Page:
Golf, as a sport, may seem to lack the tenacity of the basketball court, or the high-octane action that football brings to the field. Most may even find the game dull and boring to watch on television due to its slow pace and long hours of competition. For those who think that the sport of golf is a walk in the park, though, think again.
For golf fans, players, and athletes around the world, what draws them to the game goes far beyond the physical. First and foremost, golf is a mental sport, requiring hours, months, even years in order for one to play a good game of 18 holes. It entails a great deal of patience and practice, constant repetition and mastery of your swing on the tee, and putting on the green. And even when one’s mastered his or her swing, it’s still not an assurance of playing well day in and day out. One must know how to read the course, and play with the wind’s direction and intensity.
Although unknown to many in the Lasalllian community, the DLSU Golf Team has been around for quite some time now. The reason many may not be aware is because golf is a non-UAAP sport.
Founded in 2004 by the De La Salle Alumni Association (DLSAA), the team has since garnered multiple championships in various tournaments, including a three-peat championship run in the Philippine InterCollegiate Golf Championships, touted as the premiere collegiate tournament in the country.
To know more about the team’s recent developments, The LaSallian spoke with Team Captain Iñigo Raymundo (IV, CIV) and members Charles Corpuz (IV, BSA) and Anton Pastoriza (II, AB-PSY) about their passion for the sport and being in the DLSU Golf Team.
From a hobby to a lifestyle
Given the University’s lack of resources, the team regularly trains in golf courses such as Villamor Golf Course and Northwoods Golf & Country Club. They also play in different courses around the country to prepare for different tournaments throughout the year. Apart from the InterCollegiate Championship, other tournaments include the ICTSI-JGFP (Junior Golf Foundation of the Philippines) Inter School Golf Championships, and an upcoming Ryder Cup-style competition versus fierce rival ADMU this month. These tournaments, Raymundo mentions, vary in terms of divisions in age groups.
Meanwhile, when asked about how golf differs from the more popular sports in the country, Corpuz muses on how golf applies to real life situations and dealing with circumstances. “For me, golf is a lifestyle. The thing[s] you do on a daily basis, you apply in the golf course.” Alluding to how one approaches the game to life, deciding whether to approach a par-5 hole with a long drive, or playing it safe with measured strokes to get to the green, Corpuz compares this as a way of making life decisions when faced with the choices and the risks that go with it.
What started as a simple hobby playing against his brother, titos, and lolos, helped shape and evolve the competitive spirit in Corpuz growing up.
Golf, Raymundo shares, is, “a different kind of sport mostly due to the challenge it brings… The other 70 or 100 athletes in the field are not [your] real competitors. Rather, [the competitors are] the course and yourself.”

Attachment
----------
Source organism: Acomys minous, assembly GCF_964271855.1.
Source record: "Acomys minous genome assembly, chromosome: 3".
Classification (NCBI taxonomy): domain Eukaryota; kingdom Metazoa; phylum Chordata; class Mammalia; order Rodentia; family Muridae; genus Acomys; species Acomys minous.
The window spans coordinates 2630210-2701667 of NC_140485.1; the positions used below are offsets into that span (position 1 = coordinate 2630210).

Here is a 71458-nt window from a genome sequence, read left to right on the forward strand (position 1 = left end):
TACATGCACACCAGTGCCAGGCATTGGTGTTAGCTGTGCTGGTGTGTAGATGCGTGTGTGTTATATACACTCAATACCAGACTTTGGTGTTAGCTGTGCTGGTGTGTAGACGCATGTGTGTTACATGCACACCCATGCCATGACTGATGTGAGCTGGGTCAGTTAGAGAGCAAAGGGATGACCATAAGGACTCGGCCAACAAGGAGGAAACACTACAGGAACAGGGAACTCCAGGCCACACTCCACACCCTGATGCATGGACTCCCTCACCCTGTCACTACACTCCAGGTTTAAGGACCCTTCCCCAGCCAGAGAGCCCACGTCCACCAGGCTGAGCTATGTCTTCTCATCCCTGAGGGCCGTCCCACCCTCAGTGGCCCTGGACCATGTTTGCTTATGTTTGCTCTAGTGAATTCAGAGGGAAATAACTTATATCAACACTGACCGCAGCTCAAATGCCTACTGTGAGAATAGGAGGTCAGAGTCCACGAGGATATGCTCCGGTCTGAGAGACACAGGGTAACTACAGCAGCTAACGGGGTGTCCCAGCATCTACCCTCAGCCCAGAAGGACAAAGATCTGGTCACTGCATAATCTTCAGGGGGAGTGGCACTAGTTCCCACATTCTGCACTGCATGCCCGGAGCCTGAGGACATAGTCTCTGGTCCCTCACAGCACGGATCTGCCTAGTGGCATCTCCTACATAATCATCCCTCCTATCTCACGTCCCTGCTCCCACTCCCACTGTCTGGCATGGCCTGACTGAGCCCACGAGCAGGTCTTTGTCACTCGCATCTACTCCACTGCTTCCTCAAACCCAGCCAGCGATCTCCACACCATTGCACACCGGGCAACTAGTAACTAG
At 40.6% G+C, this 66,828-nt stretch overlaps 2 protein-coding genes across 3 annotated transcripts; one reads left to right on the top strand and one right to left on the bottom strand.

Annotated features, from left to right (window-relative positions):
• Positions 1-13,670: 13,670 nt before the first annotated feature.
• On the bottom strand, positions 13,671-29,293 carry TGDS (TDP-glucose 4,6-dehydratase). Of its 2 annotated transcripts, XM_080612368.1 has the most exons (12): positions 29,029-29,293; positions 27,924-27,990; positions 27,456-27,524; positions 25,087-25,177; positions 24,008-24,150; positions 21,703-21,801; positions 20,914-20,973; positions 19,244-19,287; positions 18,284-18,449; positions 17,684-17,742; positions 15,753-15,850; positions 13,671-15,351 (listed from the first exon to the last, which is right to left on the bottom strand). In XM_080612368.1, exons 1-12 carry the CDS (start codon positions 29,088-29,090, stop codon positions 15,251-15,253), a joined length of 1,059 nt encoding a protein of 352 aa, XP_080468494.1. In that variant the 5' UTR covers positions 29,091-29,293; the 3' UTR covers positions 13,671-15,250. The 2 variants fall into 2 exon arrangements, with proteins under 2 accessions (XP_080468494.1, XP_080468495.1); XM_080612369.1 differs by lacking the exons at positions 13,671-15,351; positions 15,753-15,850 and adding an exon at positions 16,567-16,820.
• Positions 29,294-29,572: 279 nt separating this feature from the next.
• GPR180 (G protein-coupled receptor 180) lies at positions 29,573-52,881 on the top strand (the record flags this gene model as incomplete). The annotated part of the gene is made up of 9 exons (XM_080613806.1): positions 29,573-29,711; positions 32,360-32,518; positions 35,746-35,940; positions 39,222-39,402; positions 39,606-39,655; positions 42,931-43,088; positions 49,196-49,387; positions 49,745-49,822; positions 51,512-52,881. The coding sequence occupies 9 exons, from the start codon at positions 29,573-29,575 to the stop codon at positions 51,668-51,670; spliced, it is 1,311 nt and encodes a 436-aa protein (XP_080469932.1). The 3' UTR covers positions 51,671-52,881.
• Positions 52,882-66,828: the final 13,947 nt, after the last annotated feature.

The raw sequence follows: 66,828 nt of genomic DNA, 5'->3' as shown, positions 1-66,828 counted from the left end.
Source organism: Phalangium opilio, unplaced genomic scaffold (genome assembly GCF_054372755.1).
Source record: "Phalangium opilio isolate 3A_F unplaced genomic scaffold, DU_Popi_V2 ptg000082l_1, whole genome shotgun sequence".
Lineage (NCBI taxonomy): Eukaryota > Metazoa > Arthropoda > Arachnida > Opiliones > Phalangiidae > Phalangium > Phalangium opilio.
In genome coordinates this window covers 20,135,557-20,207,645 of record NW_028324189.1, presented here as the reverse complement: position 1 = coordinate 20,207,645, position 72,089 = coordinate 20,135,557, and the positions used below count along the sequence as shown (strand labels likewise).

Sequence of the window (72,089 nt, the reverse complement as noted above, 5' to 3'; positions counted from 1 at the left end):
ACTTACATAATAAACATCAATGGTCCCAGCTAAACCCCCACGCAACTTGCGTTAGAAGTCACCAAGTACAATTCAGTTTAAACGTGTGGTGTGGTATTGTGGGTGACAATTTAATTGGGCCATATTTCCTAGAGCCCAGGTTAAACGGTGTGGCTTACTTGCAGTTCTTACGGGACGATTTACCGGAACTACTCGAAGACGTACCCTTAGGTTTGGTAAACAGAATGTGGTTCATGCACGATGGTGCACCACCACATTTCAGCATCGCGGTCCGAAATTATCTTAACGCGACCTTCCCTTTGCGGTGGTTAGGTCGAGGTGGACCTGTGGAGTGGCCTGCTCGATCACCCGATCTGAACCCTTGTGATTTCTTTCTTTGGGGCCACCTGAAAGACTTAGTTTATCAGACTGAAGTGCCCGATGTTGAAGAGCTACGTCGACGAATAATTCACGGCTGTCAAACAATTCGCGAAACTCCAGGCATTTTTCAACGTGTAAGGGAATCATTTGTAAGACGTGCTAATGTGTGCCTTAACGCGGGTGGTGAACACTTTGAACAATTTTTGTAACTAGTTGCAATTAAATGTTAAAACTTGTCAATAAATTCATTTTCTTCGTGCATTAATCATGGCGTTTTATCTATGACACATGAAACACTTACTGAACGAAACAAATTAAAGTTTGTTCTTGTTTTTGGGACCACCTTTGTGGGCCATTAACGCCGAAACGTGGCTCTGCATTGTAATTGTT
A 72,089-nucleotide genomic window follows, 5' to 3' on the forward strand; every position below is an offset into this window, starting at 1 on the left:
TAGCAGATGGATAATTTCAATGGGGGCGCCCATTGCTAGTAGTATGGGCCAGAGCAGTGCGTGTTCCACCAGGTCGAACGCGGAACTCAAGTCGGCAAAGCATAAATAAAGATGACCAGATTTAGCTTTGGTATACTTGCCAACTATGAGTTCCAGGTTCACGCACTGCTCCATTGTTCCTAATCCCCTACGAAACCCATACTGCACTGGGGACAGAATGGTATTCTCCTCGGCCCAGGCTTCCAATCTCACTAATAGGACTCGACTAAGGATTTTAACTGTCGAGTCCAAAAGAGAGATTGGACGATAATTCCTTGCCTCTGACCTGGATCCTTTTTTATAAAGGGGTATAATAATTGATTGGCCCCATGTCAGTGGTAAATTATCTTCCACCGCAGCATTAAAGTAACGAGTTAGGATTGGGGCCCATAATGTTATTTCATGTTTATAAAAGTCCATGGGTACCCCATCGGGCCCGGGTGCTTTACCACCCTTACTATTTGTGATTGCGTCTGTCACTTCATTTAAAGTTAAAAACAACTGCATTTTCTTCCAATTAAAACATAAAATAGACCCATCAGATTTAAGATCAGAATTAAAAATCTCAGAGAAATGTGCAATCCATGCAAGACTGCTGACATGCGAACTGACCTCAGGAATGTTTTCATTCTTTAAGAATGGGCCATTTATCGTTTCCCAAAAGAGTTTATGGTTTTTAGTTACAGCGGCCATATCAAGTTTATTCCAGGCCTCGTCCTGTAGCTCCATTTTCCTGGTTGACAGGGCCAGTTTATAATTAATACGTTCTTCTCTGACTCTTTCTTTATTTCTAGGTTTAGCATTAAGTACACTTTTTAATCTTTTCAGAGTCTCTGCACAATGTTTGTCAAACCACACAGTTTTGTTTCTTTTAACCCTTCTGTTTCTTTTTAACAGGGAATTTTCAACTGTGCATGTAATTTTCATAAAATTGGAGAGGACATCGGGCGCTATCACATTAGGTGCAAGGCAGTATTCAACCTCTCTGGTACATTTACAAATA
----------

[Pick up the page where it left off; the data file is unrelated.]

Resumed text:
Playing in the same arena, like basketball, where playing conditions are controlled and fixed, is something golfers do not enjoy. Raymundo asserts, “[We] have to face the challenge of taking on different courses having their very own [separate] identities each time.”
Given this dimension of facing the golf course, each player notes the need for one to be mentally fit. “You can play golf whatever level you are, but it takes something else to really compete,” Pastoriza explains. Likewise, he echoes his coach’s sentiments about golf, saying, “[It] is a game that is one percent physical and 99 percent mental, and only with that will one be ready to compete.”
A gentleman’s game
Perhaps one of the most common phrases used to describe golf is that it is a “gentleman’s game”. Apart from being construed as the sport of choice for men when closing in on a business deal, it comes as no accident as to why this has become the norm. A telling aspect of the sport is the expectation that each player counts his own scorecard during play.
Pastoriza resounds this ideal the sport imbibes, saying, “There’s a lot of sportsmanship and I think golfers are the epitome of gentlemen. The virtues that golfers have are what most people strive to have.”
When asked what it takes to be a good golfer, all three mention the need to be mentally strong, coupled with the attitude of honesty and patience. As Raymundo insists, “There are different ways to play the sport, but to be a really good golfer, I think the best way is to be honest. At the end of the day, once you cheat in a golf course, it’s stuck with you forever.”
Similarly, Pastoriza adds that patience is what an aspiring golfer needs in order to become great. “In the beginning, [yes], it’s fun to hit the ball, but once you get past that level, it’s almost annoying and you would want to quit every time you play. No matter what level you are and you [notice] one tiny improvement, it just makes you want to come back again and again.”